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St Botolph, Swyncombe - geograph.org.uk - 1549819.jpg
St Botolph's parish church
Swyncombe is located in Oxfordshire
Swyncombe shown within Oxfordshire
Area 14.39 km2 (5.56 sq mi)
Population 250 (2011 Census)
• Density 17/km2 (44/sq mi)
OS grid reference SP6890
Civil parish
  • Swyncombe
Shire county
Country England
Sovereign state United Kingdom
Post town Henley-on-Thames
Postcode district RG9
Dialling code 01491
Police Thames Valley
Fire Oxfordshire
Ambulance South Central
EU Parliament South East England
UK Parliament
Website Swyncombe Parish Council
List of places
51°36′22″N 1°00′54″W / 51.606°N 1.015°W / 51.606; -1.015Coordinates: 51°36′22″N 1°00′54″W / 51.606°N 1.015°W / 51.606; -1.015

Swyncombe is a hamlet and large civil parish in the high Chilterns, within the Area of Outstanding Natural Beauty about 4 12 miles (7 km) east of Wallingford, Oxfordshire, England. Swyncombe hamlet consists almost entirely of its Church of England parish church of Saint Botolph, the former rectory and Swyncombe House.[1] The population of the parish is in the hamlets of Cookley Green and Russell's Water, and the scattered hamlet of Park Corner. The 2011 Census recorded the parish's population as 250.[2] It is partially forested and is the fifth largest of 87 civil parishes in the District.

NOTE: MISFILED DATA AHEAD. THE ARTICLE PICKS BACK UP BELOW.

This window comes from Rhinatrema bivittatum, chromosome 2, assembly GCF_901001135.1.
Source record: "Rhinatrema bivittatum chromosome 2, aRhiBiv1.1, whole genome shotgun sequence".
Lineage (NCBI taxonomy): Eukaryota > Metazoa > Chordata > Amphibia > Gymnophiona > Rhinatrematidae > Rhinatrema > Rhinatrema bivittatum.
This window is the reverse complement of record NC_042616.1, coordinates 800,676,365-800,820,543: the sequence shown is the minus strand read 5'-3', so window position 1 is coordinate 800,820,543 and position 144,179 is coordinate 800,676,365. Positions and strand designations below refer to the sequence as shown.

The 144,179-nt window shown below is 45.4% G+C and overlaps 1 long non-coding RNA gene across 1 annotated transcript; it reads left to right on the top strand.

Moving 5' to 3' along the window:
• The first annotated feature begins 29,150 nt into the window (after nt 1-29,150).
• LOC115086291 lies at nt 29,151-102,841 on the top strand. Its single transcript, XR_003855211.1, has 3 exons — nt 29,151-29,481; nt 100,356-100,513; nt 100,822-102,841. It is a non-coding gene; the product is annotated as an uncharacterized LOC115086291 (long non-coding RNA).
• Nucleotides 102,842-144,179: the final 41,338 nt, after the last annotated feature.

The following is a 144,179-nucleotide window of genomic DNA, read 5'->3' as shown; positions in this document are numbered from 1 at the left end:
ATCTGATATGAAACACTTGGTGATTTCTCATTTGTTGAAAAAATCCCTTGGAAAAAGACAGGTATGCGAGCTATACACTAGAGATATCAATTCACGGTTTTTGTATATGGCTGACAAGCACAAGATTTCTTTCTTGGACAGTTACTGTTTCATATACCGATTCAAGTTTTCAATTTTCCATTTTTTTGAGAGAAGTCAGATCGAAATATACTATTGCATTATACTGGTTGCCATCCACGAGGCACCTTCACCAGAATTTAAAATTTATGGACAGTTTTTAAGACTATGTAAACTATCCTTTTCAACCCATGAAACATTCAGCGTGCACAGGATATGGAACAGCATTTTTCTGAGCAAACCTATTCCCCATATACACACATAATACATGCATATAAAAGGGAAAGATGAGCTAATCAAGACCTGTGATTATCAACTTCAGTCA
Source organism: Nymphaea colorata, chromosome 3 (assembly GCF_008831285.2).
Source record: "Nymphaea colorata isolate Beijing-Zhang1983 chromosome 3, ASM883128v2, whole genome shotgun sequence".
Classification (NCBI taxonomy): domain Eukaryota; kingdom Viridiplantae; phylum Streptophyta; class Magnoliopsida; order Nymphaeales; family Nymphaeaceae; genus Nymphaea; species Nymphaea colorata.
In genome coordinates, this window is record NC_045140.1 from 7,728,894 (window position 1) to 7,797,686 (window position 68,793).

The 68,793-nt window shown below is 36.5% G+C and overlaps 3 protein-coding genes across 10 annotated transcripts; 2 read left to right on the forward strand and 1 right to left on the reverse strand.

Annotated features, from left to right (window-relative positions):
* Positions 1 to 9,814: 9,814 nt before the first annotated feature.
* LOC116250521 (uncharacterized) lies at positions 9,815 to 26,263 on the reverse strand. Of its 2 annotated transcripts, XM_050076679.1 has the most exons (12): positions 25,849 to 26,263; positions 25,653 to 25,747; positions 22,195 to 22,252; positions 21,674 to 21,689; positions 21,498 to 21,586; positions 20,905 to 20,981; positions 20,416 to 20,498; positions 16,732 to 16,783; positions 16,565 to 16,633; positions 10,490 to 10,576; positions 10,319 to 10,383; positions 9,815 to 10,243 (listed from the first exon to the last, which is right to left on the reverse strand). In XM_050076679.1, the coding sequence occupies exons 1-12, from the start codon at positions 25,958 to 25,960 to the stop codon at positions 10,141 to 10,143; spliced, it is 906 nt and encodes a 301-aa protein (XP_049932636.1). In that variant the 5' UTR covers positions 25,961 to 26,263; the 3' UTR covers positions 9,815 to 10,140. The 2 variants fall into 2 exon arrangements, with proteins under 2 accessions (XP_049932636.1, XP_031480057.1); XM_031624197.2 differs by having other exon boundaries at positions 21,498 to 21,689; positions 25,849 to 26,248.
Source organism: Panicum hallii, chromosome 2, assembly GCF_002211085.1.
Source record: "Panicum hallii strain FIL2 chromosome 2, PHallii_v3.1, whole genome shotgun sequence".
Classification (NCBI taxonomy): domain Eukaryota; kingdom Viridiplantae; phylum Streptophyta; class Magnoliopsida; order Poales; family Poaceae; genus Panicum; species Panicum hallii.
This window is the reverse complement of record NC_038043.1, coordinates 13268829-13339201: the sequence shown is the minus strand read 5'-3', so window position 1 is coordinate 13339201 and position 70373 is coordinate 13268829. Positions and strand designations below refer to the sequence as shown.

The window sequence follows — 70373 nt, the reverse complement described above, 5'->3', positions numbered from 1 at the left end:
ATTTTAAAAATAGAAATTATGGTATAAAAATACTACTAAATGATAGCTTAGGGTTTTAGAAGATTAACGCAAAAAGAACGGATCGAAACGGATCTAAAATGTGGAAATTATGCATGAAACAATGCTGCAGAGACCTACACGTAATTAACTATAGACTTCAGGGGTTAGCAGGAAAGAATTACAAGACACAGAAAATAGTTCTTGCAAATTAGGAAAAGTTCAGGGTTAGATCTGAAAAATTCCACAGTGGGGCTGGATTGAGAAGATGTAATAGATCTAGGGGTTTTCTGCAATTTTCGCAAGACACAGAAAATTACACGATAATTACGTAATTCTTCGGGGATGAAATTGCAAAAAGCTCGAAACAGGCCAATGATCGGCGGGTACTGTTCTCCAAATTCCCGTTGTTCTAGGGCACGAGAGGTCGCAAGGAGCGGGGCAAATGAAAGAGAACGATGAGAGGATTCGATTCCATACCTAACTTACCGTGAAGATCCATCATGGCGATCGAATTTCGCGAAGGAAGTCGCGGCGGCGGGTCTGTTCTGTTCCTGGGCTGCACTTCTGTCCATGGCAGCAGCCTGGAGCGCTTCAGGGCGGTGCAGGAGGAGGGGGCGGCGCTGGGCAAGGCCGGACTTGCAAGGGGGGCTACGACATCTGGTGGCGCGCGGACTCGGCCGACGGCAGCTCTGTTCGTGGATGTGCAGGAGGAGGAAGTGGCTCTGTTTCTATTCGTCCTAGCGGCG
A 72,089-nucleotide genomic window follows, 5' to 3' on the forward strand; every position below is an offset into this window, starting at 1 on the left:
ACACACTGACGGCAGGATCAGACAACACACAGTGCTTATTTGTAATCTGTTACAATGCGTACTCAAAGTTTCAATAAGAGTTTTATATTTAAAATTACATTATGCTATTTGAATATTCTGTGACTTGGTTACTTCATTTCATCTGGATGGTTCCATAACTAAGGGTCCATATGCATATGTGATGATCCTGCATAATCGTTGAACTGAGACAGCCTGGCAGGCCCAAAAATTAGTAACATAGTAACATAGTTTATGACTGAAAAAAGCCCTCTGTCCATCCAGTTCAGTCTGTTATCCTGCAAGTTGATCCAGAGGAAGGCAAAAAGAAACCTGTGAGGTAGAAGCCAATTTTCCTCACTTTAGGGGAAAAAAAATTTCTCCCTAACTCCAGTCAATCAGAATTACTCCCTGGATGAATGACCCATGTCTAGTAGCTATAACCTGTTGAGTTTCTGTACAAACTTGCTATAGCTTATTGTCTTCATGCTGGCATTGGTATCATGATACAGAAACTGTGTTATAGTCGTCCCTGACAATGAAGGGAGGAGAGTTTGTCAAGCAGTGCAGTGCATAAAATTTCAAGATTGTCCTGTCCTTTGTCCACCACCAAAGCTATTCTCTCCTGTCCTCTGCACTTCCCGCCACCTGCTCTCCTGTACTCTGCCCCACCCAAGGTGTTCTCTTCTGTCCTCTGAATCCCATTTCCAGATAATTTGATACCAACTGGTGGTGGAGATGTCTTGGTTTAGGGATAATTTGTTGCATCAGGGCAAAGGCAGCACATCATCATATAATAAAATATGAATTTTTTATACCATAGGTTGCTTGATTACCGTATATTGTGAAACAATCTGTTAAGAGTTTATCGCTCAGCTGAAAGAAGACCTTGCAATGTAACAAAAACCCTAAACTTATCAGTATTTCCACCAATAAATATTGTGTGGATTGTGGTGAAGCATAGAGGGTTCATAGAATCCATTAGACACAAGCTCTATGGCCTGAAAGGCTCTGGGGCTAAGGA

Swyncombe's toponym is derived from the Old English words Swin for wild boar and combe for valley or hollow.

After the Norman conquest of England the manor of Swyncombe was granted to the Norman Miles Crispin, the first castellan of Wallingford Castle. The Domesday Book records that by 1086 he had granted it to Gilbert Crispin,[3] a monk who in 1085 was made Abbot of Westminster.

The Jacobethan manor, Swyncombe House, was built in 1840 to replace an early 16th-century manor house. The rectory was built in a neoclassical style in 1803 by Daniel Harris,[1] who at the time was governor of Oxford Castle and also practised as a building contractor, engineer and architect.[4]

Parish church[edit]

St Botolph's parish church was originally early Norman. The Gothic Revival architect Benjamin Ferrey heavily restored the building in 1850. The font possibly predates the building, but its cover and the rood screen with loft date from early in the 20th century. In the 19th century restoration, medieval wall paintings were found and repainted.[1] St Botolph's is a Grade II* listed building.[5]

St Botolph's parish is now part of the Benefice of Icknield, along with the parishes of Britwell Salome, Pyrton and Watlington.[6]



External links[edit]